Posted 17 June 2008 - 02:10 PM
The New York Times has posted its obituary of one of the most glamourous dancing ladies of Hollywood's golden age. http://www.nytimes.c...amp;oref=slogin
Posted 17 June 2008 - 02:20 PM
Posted 17 June 2008 - 02:32 PM
A lot of the dancers in old movie musicals make me cringe a bit. She was always exquisitely beautiful.
Posted 17 June 2008 - 02:59 PM
I just thought she was set to live to 100. What a magnificently beautiful lady she was.
Posted 17 June 2008 - 03:13 PM
Maybe vice versa, never mind, Cyd was just fantastic. What a dancer and what a beauty. I am glad that we saw her and enjoyed her in those days.
Posted 17 June 2008 - 03:28 PM
Posted 17 June 2008 - 03:36 PM
My personal favorites: her “Silk Stockings” solo in the hotel room, the “Dancing in the Dark” duet with Astaire cited by Dale, and “Baby, You Knock Me Out” from “ It’s Always Fair Weather.”
There is also “Party Girl,” a non-musical made in 1958 with another star MGM wanted to dispose of, Robert Taylor (who also had one of those names, he was the former Spangler Arlington Brough). It has a confusing story, poor character development, and is in general your basic mess, but it also has striking cinematography and the dialogue won't hurt you. Charisse’s acting is even more hapless than usual but she is at her sexiest in the musical numbers, which are well worth checking out.
Posted 17 June 2008 - 03:48 PM
I quite like 'Spangler Arlington Brough', which sounds not hick, but rather landed-Southern and strong--much better if more unwieldy than the thoroughly ordinary name he evolved into. I'll now look it up and see what it is, but to me there is no redneck sound to that one . The competition for Tula Ellice Finklea is surely Roberta Sue Ficker, and I'm at a loss to choose between them, although I find all of 'Cyd Charisse' to have been the perfect solution, whereas 'Farrell' has never sounded quite as uncannily inevitable as 'Suzanne.'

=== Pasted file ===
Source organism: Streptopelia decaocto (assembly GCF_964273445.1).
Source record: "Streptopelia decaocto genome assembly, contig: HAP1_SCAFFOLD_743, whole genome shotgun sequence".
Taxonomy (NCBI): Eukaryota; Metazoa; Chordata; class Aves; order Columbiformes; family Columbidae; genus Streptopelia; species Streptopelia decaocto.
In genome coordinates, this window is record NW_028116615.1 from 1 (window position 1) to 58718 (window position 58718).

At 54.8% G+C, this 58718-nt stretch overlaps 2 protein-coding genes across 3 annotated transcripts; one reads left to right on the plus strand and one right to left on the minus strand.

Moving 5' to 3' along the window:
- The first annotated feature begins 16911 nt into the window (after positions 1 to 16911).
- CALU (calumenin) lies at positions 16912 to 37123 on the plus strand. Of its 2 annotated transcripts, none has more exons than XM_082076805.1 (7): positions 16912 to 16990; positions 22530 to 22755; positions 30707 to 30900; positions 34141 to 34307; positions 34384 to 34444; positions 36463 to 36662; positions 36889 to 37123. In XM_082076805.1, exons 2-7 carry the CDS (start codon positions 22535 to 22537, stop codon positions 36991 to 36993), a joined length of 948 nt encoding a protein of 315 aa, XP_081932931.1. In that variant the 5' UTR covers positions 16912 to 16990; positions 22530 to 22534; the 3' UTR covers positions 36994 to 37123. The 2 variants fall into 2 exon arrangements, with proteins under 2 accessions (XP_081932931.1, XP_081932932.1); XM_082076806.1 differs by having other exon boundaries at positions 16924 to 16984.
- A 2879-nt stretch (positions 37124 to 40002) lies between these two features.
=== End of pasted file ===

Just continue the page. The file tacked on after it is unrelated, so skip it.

Edited to add: Wiki has it as 'Brugh' and it's Nebraska, so probably pronounced 'brew', whereas 'Brough' is 'bro', I've a friend named Brough.
Posted 17 June 2008 - 04:28 PM
Hmm. Now that I think about it, often as not the motive behind such name changes is to make the name more ordinary, not less so. Tula Ellice Finklea and Spangler Arlington Brough certainly stay in the memory banks, and as you note the latter is euphonious in its way. Robert Taylor is indeed a very ordinary name, which is the point – to make his name more like those of other people and less singular.
It is pronounced “brew.” I've seen it spelled both ways, don't know which is right.
The AP obituary linked to by carbro and Gina notes that Charisse was up for the Caron role in An American in Paris, which I hadn’t heard before. Thank God that didn’t work out.
Interesting also that her height is given as five-foot-six - she certainly gave the impression of being even taller.
Posted 17 June 2008 - 06:17 PM
And for those who haven't seen it yet, I'd wholeheartedly recommend the "Girl Hunt" ballet from The Band Wagon for Michael Kidd's visionary choreography for the corps of gansters, in addition to Charisse's spangles and singularly erotic arches.
Undoubtedly she was one of the sexiest women ever to appear on screen, but what I admired most about her was the strength of her dance personality. Gene Kelly in particular, I think, had a bad habit of imposing his own low-centre-of-gravity style on his leading ladies, and some of them really struggled with the unsuitability of it for their bodies. Charisse, though, always managed to adapt to the choreography and make it inimitably her own.
Posted 17 June 2008 - 06:25 PM
IMDB, my favorite source of inaccurate information, lists her as 5' 7 1/2". No matter what her height, she had the most gorgeous legs.
Posted 17 June 2008 - 07:24 PM
Thanks for mentioning these, I'm going to fetch them. I love the Band Wagon, but have never seen that number.
Posted 17 June 2008 - 08:07 PM
Was Nanette Charisse her sister or her sister-in-law? (I imagine in-law, but sometimes others in a family take on a stage name)
... okay... went & dug on the net (like I should have done first... sometimes I forget most answers already exist in cyberspace)... it's Nenette not Nanette... she was a sister-in-law.
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